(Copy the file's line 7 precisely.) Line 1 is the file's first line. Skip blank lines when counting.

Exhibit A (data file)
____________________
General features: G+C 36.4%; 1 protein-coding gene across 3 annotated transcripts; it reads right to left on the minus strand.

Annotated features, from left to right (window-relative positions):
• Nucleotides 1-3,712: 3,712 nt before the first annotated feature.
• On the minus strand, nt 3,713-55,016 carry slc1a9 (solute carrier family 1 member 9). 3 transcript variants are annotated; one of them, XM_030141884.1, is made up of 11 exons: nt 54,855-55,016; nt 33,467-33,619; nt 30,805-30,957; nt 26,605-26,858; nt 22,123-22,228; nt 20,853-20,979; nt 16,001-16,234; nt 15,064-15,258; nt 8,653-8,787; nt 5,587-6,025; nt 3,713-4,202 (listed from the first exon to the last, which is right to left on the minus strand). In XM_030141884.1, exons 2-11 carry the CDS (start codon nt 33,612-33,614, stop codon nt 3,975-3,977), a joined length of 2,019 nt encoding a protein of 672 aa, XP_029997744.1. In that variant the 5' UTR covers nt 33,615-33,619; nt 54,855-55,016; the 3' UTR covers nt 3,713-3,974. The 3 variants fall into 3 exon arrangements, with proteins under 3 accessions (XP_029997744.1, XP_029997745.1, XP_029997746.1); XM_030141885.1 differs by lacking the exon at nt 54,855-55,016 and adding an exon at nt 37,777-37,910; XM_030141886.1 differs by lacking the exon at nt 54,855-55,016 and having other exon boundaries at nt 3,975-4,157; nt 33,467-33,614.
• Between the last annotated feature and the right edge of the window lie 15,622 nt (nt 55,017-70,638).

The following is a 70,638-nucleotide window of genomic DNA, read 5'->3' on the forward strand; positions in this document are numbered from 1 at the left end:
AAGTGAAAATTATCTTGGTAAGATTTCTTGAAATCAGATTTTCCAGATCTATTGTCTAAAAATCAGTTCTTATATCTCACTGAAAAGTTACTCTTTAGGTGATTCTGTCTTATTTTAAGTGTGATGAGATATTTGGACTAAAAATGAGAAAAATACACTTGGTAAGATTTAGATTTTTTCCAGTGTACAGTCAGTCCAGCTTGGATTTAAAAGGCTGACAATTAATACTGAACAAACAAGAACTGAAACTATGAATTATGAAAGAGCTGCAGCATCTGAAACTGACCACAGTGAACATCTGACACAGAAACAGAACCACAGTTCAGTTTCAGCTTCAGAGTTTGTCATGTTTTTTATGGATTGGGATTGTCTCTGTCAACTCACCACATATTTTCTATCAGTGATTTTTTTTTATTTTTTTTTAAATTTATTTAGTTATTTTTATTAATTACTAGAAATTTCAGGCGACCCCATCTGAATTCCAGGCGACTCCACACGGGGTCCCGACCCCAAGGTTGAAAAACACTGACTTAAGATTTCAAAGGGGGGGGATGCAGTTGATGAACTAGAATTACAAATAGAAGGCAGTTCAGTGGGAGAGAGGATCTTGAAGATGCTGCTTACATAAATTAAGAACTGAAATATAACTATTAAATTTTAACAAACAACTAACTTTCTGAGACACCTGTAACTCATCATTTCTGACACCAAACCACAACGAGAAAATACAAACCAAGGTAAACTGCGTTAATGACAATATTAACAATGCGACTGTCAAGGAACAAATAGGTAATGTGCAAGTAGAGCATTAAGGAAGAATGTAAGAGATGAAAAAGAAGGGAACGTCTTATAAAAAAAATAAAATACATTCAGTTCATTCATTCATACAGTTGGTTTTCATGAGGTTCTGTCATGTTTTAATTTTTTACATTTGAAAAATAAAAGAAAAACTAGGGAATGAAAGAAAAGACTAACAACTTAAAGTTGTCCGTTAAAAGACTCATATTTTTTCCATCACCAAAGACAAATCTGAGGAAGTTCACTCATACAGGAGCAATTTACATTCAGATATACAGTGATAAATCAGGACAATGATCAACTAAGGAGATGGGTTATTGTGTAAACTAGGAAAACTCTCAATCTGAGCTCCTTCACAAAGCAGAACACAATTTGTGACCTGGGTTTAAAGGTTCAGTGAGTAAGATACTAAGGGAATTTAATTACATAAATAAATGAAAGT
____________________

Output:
AAGTGAAAATTATCTTGGTAAGATTTCTTGAAATCAGATTTTCCAGATCTATTGTCTAAAAATCAGTTCTTATATCTCACTGAAAAGTTACTCTTTAGGTGATTCTGTCTTATTTTAAGTGTGATGAGATATTTGGACTAAAAATGAGAAAAATACACTTGGTAAGATTTAGATTTTTTCCAGTGTACAGTCAGTCCAGCTTGGATTTAAAAGGCTGACAATTAATACTGAACAAACAAGAACTGAAACTATGAATTATGAAAGAGCTGCAGCATCTGAAACTGACCACAGTGAACATCTGACACAGAAACAGAACCACAGTTCAGTTTCAGCTTCAGAGTTTGTCATGTTTTTTATGGATTGGGATTGTCTCTGTCAACTCACCACATATTTTCTATCAGTGATTTTTTTTTATTTTTTTTTAAATTTATTTAGTTATTTTTATTAATTACTAGAAATTTCAGGCGACCCCATCTGAATTCCAGGCGACTCCACACGGGGTCCCGACCCCAAGGTTGAAAAACACTGACTTAAGATTTCAAAGGGGGGGGATGCAGTTGATGAACTAGAATTACAAATAGAAGGCAGTTCAGTGGGAGAGAGGATCTTGAAGATGCTGCTTACATAAATTAAGAACTGAAATATAACTATTAAATTTTAACAAACAACTAACTTTCTGAGACACCTGTAACTCATCATTTCTGACACCAAACCACAACGAGAAAATACAAACCAAGGTAAACTGCGTTAATGACAATATTAACAATGCGACTGTCAAGGAACAAATAGGTAATGTGCAAGTAGAGCATTAAGGAAGAATGTAAGAGATGAAAAAGAAGGGAACGTCTTATAAAAAAAATAAAATACATTCAGTTCATTCATTCATACAGTTGGTTTTCATGAGGTTCTGTCATGTTTTAATTTTTTACATTTGAAAAATAAAAGAAAAACTAGGGAATGAAAGAAAAGACTAACAACTTAAAGTTGTCCGTTAAAAGACTCATATTTTTTCCATCACCAAAGACAAATCTGAGGAAGTTCACTCATACAGGAGCAATTTACATTCAGATATACAGTGATAAATCAGGACAATGATCAACTAAGGAGATGGGTTATTGTGTAAACTAGGAAAACTCTCAATCTGAGCTCCTTCACAAAGCAGAACACAATTTGTGACCTGGGTTTAAAGGTTCAGTGAGTAAGATACTAAGGGAATTTAATTACATAAATAAATGAAAGT